Even accepting this however, many codices are still woefully out of date. Even those just one edition behind are at an immediate disadvantage thanks to massive changes such as fliers, with the stop-gap measure of fortifications hardly cutting it. This will also mean that several major armies will now be multiple editions of the game behind everyone else, with Codex: Orks in particular now three editions out of date.
I can only put this down to one or two things on Games Workshop's part.
The first is an effort to streamline the current edition and take the additional rules into better account. With Escalation, Cities of Death and many expansions being pushed to be used by more players, this could be an effort to better combine them with the rules. Perhaps including them into a single set of rules, containing them it the rulebook and then have future codices be structured similar to the supplements. Namely with each one having a section purely devoted to scenarios or rules for those games.
The second and more likely one is that this is a desperate cash grab due to either greed or financial trouble. The current edition saw a massive rise in units and boxed sets which were game-breaking and extremely expensive. Usually huge units such as mini-titans, or with the direct integration of existing super heavy units into the main game. Even beyond that there has been a sharp price increase with even the most basic codices, under the excuse of hardcover copies. As mentioned earlier, we have seen a massive output of supplements and additional lore books. While some are good, many obviously had no oversight and little in the way of checking the person writing it actually understood what the hell they were talking about. The supplements were an especially egregious example. With the same price as a true codex, but half the content, lore so bad it defaced many armies, and proofreading which manages to make these articles look professionally done.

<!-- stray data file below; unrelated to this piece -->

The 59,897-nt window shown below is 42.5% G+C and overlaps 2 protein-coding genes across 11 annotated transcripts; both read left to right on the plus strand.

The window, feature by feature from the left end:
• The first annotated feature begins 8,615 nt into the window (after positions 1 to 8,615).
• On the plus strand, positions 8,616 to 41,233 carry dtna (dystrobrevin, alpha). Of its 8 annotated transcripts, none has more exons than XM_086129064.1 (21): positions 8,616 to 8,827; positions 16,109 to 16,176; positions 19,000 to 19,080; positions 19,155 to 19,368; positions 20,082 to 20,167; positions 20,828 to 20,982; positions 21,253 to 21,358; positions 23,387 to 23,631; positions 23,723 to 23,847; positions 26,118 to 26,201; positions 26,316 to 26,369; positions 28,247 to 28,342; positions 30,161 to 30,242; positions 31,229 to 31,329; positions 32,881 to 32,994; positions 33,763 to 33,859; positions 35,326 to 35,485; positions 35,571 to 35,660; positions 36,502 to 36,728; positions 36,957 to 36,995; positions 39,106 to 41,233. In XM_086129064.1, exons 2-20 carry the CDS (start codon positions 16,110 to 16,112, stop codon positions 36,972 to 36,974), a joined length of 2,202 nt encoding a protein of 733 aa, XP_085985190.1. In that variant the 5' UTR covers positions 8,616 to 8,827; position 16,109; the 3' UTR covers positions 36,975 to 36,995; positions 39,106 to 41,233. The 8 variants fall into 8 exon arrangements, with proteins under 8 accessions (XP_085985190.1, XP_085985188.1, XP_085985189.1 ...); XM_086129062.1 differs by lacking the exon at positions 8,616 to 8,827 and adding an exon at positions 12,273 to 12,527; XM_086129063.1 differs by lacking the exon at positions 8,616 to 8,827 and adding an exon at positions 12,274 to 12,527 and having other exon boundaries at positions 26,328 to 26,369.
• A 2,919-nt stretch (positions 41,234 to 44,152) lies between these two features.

What backs this is two obvious events: The first is the sudden, massive drop in profit by Games Workshop back in January with a 24% decrease in their overall value. The second is the massive restructuring which took place within their company. The obvious one being vast numbers of their stores suddenly losing half of their staff, but a less remarked one being the lengthy restructuring which took place within Black Library. All seem to suggest problems in some way or an effort to cut costs, and as ever Games Workshop is failing to earn cash by milking its fans for every penny it can find.
These are still partially based upon rumour however, as such we may see changes in dates or times. However, if 7th edition is coming, I can only foresee things getting far worse from here on. Of course, these are merely my own personal thoughts. If you disagree or want to leave your own opinion then please do so in the comments section.